Oh my. I’m not sure I dare even try to do a post today. How can I follow Dave’s post yesterday? I don’t know whether to smack his sad puppy nose with a rolled up newspaper or just give in to the laughter. Maybe both. VBEG. Add to that a laptop that has decided it really, really likes give off-the-wall error messages (usually at the most inopportune times) and I find myself wishing I followed my own advice and had a backup post ready to go. I don’t, so I will try to push through before the laptop goes wonky yet again.
Over the last week or so, I’ve had occasion to talk with several authors who are looking at dipping their toe in the indie market. Each of them had one common concern — promotion. They recognized that their publishers weren’t giving the sort of promotion they had hoped for but feared it was better than what they could do for themselves. Even when I pointed out that they are already doing most of their own promo now, it took a while for the lightbulb to go on. They weren’t tying their FB posts, their tweets, their blogs, etc., as promotion. One of them actually talked about it as their author platform because that was the terminology the publisher had used. When he finally realized it was promotion, it was almost a V-8 forehead smacking moment. The look on his face was priceless. I have a feeling if we hadn’t been sitting in a public place, he might have banged his head against the desk.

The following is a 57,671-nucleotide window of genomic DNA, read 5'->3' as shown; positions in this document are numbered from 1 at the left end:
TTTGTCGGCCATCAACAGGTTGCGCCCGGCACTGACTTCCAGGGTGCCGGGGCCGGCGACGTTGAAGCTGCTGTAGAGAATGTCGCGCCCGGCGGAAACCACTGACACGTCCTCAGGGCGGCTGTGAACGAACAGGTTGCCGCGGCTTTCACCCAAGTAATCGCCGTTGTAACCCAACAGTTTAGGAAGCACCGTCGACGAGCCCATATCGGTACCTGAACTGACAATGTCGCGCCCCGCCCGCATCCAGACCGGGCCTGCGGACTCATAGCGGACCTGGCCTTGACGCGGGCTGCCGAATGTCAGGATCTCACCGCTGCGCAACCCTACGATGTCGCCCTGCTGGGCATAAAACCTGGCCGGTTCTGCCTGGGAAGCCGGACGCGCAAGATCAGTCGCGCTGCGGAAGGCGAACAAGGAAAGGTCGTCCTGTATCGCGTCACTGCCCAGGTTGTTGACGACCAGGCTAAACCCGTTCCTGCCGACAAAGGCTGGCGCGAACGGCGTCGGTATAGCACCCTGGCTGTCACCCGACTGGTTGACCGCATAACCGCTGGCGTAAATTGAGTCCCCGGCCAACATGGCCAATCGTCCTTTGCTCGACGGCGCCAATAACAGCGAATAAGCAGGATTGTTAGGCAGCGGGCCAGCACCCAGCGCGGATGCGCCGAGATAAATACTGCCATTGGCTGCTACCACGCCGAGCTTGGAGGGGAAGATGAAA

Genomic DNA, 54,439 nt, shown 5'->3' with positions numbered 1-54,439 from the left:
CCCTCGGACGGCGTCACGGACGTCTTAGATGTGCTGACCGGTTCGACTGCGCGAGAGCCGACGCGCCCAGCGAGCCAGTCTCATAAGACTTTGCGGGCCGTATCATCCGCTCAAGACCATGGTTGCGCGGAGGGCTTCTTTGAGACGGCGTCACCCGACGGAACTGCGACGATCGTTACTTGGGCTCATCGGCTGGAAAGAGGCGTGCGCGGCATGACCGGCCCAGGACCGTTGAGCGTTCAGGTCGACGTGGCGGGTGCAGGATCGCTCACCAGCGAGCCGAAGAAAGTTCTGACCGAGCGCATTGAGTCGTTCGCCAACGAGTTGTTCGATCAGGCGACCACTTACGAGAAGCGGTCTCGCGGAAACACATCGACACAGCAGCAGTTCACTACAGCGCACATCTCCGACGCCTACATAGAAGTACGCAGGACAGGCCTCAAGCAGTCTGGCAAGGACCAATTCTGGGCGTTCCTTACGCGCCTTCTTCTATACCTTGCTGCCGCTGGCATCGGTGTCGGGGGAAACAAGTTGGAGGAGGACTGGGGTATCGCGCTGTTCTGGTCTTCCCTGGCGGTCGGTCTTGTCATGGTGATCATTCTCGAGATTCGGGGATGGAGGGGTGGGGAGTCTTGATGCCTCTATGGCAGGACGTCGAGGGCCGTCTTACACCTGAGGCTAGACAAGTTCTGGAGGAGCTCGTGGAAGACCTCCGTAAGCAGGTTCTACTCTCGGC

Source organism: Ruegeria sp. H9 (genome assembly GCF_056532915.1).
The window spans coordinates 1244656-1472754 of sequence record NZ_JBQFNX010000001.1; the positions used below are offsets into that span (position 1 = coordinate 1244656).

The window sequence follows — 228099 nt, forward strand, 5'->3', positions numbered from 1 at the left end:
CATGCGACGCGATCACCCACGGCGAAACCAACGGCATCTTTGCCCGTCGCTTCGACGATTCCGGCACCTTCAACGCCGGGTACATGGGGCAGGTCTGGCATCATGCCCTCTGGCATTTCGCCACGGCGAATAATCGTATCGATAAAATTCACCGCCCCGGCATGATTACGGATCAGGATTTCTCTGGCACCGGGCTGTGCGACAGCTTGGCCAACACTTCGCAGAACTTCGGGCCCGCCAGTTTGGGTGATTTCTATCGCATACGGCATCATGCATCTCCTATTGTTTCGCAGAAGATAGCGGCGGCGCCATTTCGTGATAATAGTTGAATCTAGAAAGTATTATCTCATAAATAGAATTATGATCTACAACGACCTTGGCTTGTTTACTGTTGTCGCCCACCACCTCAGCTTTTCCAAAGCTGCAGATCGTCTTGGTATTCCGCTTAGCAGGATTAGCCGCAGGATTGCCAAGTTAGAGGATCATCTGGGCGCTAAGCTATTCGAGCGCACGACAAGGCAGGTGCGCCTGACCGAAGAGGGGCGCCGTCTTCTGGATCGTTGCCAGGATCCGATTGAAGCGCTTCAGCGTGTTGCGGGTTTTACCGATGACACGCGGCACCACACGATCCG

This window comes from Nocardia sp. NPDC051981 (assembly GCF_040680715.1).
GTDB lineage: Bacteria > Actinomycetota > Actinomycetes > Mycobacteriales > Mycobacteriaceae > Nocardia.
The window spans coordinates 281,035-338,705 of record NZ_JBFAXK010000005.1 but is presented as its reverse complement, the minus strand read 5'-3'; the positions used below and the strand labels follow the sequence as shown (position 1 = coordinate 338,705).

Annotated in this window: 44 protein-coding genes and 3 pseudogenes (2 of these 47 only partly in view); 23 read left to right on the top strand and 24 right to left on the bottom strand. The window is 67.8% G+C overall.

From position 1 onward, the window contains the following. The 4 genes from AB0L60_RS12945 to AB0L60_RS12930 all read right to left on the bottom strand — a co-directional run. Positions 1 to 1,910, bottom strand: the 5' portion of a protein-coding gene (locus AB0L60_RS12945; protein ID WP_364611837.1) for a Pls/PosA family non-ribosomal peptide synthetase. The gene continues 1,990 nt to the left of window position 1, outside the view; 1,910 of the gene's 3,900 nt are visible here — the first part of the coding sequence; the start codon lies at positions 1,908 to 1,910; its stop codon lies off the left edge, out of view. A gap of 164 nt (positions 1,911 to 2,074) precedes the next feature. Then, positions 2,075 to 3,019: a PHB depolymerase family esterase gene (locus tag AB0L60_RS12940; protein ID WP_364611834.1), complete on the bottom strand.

Even once he — and the others — realized they are already doing most of their own promo now, they worried about how they would be able to do more. Did I know a good PR firm to promote their book? Who could they hire to make sure word of their book got out? That is when I wanted to pound my head against the desk. Why? Because I have yet to talk to any author who has been successful hiring someone to do the PR for them. (By success, I mean something that results in more than a temporary bounce in sales.)
The first rule you have to remember when you go indie is that it is a business, your business. That means you have to make informed decisions about what you are considering doing and you have to look at what the potential return on investment happens to be. Whether you are talking about editorial services, cover creation or promotion, you have to ask yourself one very important question: will you be able to not only make back the money you spend but then make a profit? The next question you have to ask is equally important: how long will it take for you to make back that money?